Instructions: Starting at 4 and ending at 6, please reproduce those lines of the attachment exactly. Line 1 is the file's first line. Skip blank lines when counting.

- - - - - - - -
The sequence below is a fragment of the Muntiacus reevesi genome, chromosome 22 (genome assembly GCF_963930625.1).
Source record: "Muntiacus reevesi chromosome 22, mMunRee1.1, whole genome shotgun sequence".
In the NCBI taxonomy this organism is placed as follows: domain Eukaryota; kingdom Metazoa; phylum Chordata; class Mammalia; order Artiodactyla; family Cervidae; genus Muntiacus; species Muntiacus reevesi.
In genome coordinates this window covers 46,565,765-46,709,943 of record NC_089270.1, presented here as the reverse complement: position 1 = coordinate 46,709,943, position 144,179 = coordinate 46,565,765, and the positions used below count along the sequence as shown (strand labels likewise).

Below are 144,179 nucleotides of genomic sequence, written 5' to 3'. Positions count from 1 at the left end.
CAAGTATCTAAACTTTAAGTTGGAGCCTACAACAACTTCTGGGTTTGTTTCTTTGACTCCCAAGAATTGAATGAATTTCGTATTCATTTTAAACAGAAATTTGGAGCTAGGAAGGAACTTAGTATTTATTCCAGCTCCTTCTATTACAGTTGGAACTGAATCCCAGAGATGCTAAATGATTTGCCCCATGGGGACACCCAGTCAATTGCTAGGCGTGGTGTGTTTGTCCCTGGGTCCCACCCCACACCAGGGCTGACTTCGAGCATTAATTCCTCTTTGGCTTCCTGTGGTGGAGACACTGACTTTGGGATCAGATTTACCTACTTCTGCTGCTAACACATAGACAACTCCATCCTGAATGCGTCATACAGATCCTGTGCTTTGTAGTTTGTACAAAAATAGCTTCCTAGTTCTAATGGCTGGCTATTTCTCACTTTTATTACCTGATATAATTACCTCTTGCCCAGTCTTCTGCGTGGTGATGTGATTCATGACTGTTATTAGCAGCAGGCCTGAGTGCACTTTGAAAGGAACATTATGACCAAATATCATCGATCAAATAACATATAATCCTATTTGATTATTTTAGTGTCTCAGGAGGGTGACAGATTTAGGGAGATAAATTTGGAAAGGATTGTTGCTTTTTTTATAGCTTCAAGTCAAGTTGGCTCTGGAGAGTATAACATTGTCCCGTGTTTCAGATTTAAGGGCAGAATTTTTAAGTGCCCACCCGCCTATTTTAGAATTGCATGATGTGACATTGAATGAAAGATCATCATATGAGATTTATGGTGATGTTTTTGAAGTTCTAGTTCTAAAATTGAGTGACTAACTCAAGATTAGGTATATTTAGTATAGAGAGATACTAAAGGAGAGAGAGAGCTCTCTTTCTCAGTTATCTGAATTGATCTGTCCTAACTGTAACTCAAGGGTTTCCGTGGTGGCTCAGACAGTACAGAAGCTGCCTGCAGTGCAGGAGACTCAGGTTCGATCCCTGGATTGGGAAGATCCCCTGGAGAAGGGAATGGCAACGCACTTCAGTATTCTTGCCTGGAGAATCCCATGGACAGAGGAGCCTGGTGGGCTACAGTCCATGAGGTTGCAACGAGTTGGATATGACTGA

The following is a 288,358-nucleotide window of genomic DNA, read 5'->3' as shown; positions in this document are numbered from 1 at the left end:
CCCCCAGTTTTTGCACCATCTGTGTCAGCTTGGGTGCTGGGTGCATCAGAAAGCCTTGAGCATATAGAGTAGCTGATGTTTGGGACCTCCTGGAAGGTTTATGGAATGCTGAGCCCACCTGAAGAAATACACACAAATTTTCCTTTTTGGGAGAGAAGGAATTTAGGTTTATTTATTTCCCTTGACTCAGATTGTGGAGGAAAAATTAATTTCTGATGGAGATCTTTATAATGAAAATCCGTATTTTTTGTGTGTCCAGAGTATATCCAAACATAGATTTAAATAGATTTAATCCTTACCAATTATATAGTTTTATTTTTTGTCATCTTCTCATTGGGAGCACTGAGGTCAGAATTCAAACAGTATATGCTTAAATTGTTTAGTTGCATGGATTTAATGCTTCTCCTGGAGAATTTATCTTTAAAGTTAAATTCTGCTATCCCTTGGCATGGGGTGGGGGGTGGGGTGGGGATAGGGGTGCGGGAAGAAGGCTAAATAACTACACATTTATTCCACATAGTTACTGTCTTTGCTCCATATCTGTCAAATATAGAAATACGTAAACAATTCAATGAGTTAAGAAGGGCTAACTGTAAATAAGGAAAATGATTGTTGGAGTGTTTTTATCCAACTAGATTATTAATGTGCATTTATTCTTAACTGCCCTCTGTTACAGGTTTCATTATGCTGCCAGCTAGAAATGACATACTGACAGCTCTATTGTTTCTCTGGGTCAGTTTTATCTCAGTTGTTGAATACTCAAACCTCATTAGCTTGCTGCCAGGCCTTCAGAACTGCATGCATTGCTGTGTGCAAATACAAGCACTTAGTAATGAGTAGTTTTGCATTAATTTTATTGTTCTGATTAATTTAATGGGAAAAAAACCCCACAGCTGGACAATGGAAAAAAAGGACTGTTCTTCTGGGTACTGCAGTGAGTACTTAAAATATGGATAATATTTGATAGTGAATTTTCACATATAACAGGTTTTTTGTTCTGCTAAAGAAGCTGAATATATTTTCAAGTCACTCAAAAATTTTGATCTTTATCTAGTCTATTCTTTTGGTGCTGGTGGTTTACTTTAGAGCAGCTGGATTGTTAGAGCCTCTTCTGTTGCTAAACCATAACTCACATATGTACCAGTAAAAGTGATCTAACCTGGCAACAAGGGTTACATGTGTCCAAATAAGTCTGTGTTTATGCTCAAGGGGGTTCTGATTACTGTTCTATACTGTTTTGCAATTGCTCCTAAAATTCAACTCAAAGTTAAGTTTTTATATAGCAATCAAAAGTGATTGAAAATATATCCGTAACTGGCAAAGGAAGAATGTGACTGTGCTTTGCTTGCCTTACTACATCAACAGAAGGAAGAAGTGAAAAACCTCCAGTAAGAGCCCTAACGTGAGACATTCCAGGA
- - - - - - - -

In genome coordinates this window covers 46,565,765-46,709,943 of record NC_089270.1, presented here as the reverse complement: position 1 = coordinate 46,709,943, position 144,179 = coordinate 46,565,765, and the positions used below count along the sequence as shown (strand labels likewise).

Below are 144,179 nucleotides of genomic sequence, written 5' to 3'. Positions count from 1 at the left end.
CAAGTATCTAAACTTTAAGTTGGAGCCTACAACAACTTCTGGGTTTGTTTCTTTGACTCCCAAGAATTGAATGAATTTCGTATTCATTTTAAACAGAAATTTGGAGCTAGGAAGGAACTTAGTATTTATTCCAGCTCCTTCTATTACAGTTGGAACTGAATCCCAGAGATGCTAAATGATTTGCCCCATGGGGACACCCAGTCAATTGCTAGGCGTGGTGTGTTTGTCCCTGGGTCCCACCCCACACCAGGGCTGACTTCGAGCATTAATTCCTCTTTGGCTTCCTGTGGTGGAGACACTGACTTTGGGATCAGATTTACCTACTTCTGCTGCTAACACATAGACAACTCCATCCTGAATGCGTCATACAGATCCTGTGCTTTGTAGTTTGTACAAAAATAGCTTCCTAGTTCTAATGGCTGGCTATTTCTCACTTTTATTACCTGATATAATTACCTCTTGCCCAGTCTTCTGCGTGGTGATGTGATTCATGACTGTTATTAGCAGCAGGCCTGAGTGCACTTTGAAAGGAACATTATGACCAAATATCATCGATCAAATAACATATAATCCTATTTGATTATTTTAGTGTCTCAGGAGGGTGACAGATTTAGGGAGATAAATTTGGAAAGGATTGTTGCTTTTTTTATAGCTTCAAGTCAAGTTGGCTCTGGAGAGTATAACATTGTCCCGTGTTTCAGATTTAAGGGCAGAATTTTTAAGTGCCCACCCGCCTATTTTAGAATTGCATGATGTGACATTGAATGAAAGATCATCATATGAGATTTATGGTGATGTTTTTGAAGTTCTAGTTCTAAAATTGAGTGACTAACTCAAGATTAGGTATATTTAGTATAGAGAGATACTAAAGGAGAGAGAGAGCTCTCTTTCTCAGTTATCTGAATTGATCTGTCCTAACTGTAACTCAAGGGTTTCCGTGGTGGCTCAGACAGTACAGAAGCTGCCTGCAGTGCAGGAGACTCAGGTTCGATCCCTGGATTGGGAAGATCCCCTGGAGAAGGGAATGGCAACGCACTTCAGTATTCTTGCCTGGAGAATCCCATGGACAGAGGAGCCTGGTGGGCTACAGTCCATGAGGTTGCAACGAGTTGGATATGACTGA